I've got your missing links right here (6 October 2012)

By Ed Yong | October 6, 2012 12:00 pm

Top picks

This is EASILY my new favourite blog. “Things I learned as a field biologist“. The combo of deadpan humour + parasites is very much working for me. “If you accidentally fall & stick your hand in hookworm-infested jaguar poo, don’t scratch your tick-bites.” “In your desperate, bamboo-hacking frenzy, please remember not to over-extend your backswing.”

This is what’s known as becoming part of the story. Scary infectious disease reporter Maryn McKenna gets a peanut butter-borne illness, and Brian Vastag gets West Nile virus.

Stumped by bed nets, mosquitoes turn midnight snack into breakfast. This is really worrying. Great coverage by Bora Zivkovic (love the 2nd picture caption)

“It’s strange to write a serious research proposal and have half of your bibliography be science fiction.” Ross Andersen on a cool project to find aliens.

Now here’s an excellent use of GIFs and infographics – conveying the awesomeness of the cheetah

A great history of spelling standardisation (standardization) by Maria Konnikova.

Drones are now spying on orangutans… for SCIENCE!

Fantastic lede + great story – the nerds behind the Obama campaign’s all-knowing hard drive.

Lucas Brouwers gives his gran a 23andme test to see how the risk predictions stack up in hindsight

Making new neurons by reprogramming another type of brain cell. A story by me in The Scientist. And more cellular hocus-pocus: stem cells –> eggs –> mice. Potentially very important.

Arsenclife bacterium “has evolved to extract phosphate under almost all circumstances.” The weak Wolfe-Simon responses continue, but here’s a great perspective from Carl Zimmer too: the arseniclife story has run its course but the bacterium is still interesting

Why Your Car Isn’t Electric, by Maggie Koerth-Baker. (Hint: it’s the society, stupid.)

Yet another study connecting GMOs and pesticides, reportedly terribly in the mainstream press. Keith Kloor reports. Also: The European Food Safety Authority publishes its assessment on the Seralini trial: “insufficient scientific quality” to be “valid”. And Kloor’s Slate piece that I linked to last week gets criticised.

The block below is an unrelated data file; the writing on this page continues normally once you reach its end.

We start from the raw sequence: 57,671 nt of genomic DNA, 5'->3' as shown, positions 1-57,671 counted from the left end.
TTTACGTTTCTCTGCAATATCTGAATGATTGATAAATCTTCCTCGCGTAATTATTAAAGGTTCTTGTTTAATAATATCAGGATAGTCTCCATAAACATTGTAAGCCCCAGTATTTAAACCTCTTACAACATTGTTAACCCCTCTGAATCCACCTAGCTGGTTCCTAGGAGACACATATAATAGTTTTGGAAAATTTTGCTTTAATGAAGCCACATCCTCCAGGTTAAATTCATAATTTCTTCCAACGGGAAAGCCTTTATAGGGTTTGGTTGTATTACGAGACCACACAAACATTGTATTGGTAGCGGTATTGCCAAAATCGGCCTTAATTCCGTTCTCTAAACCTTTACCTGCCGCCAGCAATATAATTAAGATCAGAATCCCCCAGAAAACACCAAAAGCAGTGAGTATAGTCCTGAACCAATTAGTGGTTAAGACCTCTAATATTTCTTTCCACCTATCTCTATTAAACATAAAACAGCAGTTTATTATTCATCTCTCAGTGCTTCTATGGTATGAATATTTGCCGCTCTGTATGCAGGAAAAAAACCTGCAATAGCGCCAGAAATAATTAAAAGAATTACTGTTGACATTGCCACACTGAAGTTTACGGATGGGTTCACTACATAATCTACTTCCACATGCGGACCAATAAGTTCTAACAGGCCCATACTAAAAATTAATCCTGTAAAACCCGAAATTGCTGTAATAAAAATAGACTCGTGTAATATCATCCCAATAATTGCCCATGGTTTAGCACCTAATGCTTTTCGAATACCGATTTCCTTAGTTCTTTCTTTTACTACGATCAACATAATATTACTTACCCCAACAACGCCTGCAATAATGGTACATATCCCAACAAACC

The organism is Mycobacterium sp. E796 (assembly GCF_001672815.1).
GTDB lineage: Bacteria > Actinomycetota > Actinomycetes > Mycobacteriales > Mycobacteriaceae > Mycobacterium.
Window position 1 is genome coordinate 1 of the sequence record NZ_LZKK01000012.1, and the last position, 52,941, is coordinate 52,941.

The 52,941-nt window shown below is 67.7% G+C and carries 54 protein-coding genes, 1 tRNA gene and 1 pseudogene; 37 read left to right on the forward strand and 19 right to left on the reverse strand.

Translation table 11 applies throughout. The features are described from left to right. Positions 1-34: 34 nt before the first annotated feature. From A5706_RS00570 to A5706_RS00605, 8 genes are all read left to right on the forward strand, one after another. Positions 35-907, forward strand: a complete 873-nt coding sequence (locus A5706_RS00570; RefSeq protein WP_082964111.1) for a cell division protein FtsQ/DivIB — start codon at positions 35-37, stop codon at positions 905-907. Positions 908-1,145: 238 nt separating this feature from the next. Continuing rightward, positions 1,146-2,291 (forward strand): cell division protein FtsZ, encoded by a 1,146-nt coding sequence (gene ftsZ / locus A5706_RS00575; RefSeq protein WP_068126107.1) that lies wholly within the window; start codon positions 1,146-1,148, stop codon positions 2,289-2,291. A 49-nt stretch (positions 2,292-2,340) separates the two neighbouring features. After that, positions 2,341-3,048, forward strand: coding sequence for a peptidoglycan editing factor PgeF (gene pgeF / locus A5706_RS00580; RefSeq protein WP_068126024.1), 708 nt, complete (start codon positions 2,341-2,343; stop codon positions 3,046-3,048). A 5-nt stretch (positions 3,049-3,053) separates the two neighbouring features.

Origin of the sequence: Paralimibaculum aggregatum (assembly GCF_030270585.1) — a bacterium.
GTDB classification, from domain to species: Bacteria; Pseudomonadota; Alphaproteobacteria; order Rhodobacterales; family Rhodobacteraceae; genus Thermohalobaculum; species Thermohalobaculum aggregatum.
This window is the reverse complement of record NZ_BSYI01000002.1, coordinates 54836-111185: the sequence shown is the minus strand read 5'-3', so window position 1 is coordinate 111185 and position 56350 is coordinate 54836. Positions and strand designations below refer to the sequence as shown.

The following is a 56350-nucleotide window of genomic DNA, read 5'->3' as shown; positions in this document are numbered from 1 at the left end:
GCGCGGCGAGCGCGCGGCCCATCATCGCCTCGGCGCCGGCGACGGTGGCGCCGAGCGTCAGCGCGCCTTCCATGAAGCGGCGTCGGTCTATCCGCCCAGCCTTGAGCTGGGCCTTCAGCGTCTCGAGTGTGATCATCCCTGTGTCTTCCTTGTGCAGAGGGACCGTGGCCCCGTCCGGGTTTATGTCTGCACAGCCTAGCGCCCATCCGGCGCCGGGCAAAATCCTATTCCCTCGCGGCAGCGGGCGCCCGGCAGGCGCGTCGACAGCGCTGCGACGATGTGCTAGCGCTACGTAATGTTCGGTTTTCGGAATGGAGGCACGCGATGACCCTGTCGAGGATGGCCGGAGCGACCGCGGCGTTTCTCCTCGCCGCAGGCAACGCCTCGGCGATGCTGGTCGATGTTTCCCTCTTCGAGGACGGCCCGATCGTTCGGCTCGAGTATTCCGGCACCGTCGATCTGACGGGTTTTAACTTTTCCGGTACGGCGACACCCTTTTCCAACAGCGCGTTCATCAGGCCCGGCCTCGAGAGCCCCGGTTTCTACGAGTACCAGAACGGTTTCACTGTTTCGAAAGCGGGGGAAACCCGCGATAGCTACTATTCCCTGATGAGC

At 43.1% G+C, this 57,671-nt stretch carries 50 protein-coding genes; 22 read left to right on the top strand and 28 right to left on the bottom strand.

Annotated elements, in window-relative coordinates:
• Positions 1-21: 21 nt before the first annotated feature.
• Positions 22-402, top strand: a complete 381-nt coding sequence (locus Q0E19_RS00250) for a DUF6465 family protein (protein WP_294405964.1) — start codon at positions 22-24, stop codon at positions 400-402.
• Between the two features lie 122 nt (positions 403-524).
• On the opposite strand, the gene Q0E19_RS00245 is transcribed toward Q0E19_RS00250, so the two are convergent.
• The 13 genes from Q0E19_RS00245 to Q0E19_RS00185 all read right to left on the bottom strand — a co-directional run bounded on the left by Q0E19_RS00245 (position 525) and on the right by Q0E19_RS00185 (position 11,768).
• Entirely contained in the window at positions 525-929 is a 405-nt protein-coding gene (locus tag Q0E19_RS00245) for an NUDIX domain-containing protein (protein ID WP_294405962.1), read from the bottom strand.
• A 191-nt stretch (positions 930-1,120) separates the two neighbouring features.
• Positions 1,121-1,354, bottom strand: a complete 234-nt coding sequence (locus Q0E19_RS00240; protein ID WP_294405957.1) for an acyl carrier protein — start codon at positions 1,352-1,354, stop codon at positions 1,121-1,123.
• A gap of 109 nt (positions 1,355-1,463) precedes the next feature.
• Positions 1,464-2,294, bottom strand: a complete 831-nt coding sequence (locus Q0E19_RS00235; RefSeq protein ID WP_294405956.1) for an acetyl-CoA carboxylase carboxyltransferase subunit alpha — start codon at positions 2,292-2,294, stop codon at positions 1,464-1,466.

Jack Gilbert makes microbes make sweet music. Presumably he has a really tiny baton. Hillary Rosner has the story.

Great story by John Platt: Dung from Critically Endangered Kakapo Parrots Could Save Endangered Plant

How will we cope with a planet covered with sprawling megacities? We still don’t know. By Tim de Chant.

Jennifer Ouellette guest-stars on my BBC column: Will we ever… travel faster than the speed of light? Spoiler: no, but as always, it’s the reasons that are interesting.

Lee Billings interviews Steve Silberman about his upcoming book on autism and neurodiversity, and then Steve Silberman interviews Lee Billings on the science of reaching the stars

2/3 of retractions are due to misconduct. Important analysis, covered by Ivan Oransky

The Hero Shrew has one of the weirdest skeletons. An 11st man can stand on it. Shrew-skating!

The Ant That Couldn’t Stand Up. By Alex Wild.

“The Internet Blowhard’s Favorite Phrase”: Correlation doesn’t imply causation. By Dan Engber. Piece meanders a lot but I agree with the basic sentiment. The phrase is apt in many cases but often used unintelligently.

Octopus breaks into baited canister while casually punching a shark with one arm

Utterly joyous. Submarine crew gets *really* excited when they ascend & see a bird at 150ft

Science/news/writing

Dawn of the dronarazzi: great stuff on drones and open-source innovation from Rob Carlson.

Published on the same day as my story on Kahneman’s letter about social priming, a BigThink with him on adversarial collaborations – very sound ideas.